Bibeau must act as agriculture's agent, says CFA president, as major policy decisions rest in other cabinet portfolios


Prime Minister Justin Trudeau has unveiled a 39-person cabinet for the next parliament. There are some new faces, but plenty of familiar ones as well, including Marie-Claude Bibeau, who returns as Minister of Agriculture and Agri-Food.

Mary Robinson, president of the Canadian Federation of Agriculture (CFA), says she’s pleased with the news of Minister Bibeau’s return, as agriculture will be ready to hit the ground running.

“If you look at the portfolios of the new ministers, there’s going to be a bigger lag in reaching that point where we are actually productive,” says Robinson.

There’s a noticeable bent in the new cabinet, as the level and number of environment-related posts increases.

Many eyes are on Steven Guilbeault, new minister of Environment and Climate Change Canada (ECCC). Guilbeault is a long-time environmentalist, and one of the founders of Equiterre, a Quebec-based environmentalist organization. He also headed up the Quebec chapter of Greenpeace for 10 years.

We already have seen the reach of the environment department into agriculture through carbon pricing, the fertilizer emission reduction target, and other climate policies, but there are other ministries, such as Health which is responsible for pesticide reviews, that have an impact on the industry.

Robinson says in light of this — now more than ever — the agriculture sector is going to need Bibeau to act as its agent in Ottawa.

“Minister Bibeau is going to have to try to bridge representing agriculture and make sure that we continue to toe the line that her priority is set on emission reduction,” she says. (Story continues below interview, as Robinson joined Shaun Haney on RealAg Radio to break down the portfolios that directly impact agriculture.)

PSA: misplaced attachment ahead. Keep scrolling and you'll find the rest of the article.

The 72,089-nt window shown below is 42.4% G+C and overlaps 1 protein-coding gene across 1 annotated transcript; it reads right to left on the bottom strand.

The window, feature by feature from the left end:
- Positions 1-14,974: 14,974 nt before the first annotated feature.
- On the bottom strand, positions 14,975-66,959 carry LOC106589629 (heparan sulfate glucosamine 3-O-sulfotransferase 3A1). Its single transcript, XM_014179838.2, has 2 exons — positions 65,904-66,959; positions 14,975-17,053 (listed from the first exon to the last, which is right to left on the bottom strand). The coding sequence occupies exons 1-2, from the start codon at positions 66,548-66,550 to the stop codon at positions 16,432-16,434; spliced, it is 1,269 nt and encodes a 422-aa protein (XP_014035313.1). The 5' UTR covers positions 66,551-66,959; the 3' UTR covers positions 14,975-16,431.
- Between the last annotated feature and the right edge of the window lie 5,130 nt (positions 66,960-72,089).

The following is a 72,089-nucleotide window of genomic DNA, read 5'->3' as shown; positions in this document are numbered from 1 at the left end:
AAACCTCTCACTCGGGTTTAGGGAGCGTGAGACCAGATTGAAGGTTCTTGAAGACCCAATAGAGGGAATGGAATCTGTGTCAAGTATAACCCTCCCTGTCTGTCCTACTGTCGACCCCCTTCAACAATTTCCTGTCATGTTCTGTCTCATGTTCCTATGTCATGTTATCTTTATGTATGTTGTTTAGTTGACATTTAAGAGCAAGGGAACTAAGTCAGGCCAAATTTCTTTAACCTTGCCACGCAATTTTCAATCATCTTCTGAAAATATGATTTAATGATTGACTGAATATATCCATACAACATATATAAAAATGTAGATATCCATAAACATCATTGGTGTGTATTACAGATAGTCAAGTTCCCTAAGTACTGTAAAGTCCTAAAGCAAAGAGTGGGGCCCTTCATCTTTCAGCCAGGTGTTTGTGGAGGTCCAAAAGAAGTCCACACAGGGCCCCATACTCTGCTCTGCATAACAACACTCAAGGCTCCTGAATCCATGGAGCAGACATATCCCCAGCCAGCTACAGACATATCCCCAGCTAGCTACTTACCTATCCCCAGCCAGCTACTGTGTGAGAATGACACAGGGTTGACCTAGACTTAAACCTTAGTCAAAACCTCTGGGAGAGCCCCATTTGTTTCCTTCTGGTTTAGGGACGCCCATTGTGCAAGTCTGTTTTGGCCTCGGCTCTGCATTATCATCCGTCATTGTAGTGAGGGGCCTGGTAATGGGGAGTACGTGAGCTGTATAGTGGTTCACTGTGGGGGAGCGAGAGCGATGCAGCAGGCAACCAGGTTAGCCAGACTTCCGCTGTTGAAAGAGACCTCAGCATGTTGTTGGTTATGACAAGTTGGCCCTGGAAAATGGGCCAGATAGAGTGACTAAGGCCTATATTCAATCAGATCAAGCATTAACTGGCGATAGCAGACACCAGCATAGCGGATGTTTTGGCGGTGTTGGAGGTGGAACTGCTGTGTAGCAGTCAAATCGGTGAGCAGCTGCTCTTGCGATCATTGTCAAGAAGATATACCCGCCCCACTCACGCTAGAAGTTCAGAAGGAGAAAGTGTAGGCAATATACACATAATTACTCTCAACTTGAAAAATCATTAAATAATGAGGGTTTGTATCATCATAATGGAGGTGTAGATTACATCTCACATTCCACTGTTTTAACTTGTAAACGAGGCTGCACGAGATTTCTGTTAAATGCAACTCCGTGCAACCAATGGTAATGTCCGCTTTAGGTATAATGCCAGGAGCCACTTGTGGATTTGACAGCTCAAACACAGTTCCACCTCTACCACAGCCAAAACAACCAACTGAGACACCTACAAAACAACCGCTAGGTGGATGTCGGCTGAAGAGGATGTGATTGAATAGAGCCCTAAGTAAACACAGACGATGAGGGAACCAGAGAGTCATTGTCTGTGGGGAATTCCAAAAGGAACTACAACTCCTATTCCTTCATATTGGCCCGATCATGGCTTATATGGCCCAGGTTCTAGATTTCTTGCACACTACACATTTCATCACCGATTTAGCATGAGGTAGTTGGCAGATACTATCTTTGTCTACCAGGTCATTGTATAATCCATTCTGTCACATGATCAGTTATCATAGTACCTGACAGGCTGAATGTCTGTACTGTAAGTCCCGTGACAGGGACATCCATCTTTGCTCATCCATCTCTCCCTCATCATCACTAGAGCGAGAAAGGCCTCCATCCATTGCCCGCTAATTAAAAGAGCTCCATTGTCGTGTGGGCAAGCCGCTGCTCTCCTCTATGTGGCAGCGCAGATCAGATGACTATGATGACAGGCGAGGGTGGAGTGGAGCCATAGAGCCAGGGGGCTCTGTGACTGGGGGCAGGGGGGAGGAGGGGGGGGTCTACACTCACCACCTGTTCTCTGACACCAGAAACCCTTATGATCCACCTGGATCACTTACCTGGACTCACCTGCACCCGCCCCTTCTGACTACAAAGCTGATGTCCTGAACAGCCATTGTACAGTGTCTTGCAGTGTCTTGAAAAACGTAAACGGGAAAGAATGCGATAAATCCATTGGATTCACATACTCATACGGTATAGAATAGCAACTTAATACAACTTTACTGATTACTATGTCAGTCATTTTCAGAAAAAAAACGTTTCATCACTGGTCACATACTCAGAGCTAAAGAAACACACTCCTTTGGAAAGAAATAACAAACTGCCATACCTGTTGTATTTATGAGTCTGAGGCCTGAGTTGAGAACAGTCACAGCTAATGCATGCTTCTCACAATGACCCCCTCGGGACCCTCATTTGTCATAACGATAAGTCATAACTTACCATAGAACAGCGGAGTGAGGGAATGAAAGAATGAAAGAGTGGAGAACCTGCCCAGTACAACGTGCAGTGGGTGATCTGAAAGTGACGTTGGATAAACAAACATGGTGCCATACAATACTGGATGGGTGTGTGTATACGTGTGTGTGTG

Regarding Guilbeault’s appointment, Robinson says the “extreme environmental activism is alarming,” but CFA’s hope is it will cause us to have to focus on how agriculture is looking to take an active and impactful role in the fight against climate change.

“We’ve got to position ourselves so we’re seen as potential solutions-providers rather than a problem. So when we look at ECCC, we’re hoping that ECCC and AAFC can work together to make systematic changes that incentivize and drive sustainability efforts and emission reduction efforts in agriculture. It all comes back to collaboration that we have to see — more and more and more collaboration,” she emphasizes. “Because when we look at agriculture now, we span so many departments. We are becoming increasingly prominent ant in many different policy areas. If anything we — and Minister Bibeau — has a huge amount of work ahead of us.”

As well, Robinson notes that farm groups are going to have their work cut out for them as well.

“As the tide comes in on our sandcastle here, we’ve got to look around and realize that in agriculture most of us have more than 90 per cent in common, and it’s really five per cent that we are at odds about. I think it’s time we recognize we have to work together more and more, because we are seeing so many departments and so many agencies that are having impact on what we do,” Robinson says. “And we can’t each of us fight these fires individually. We’ve got to come together and really have the impact that we should have.”

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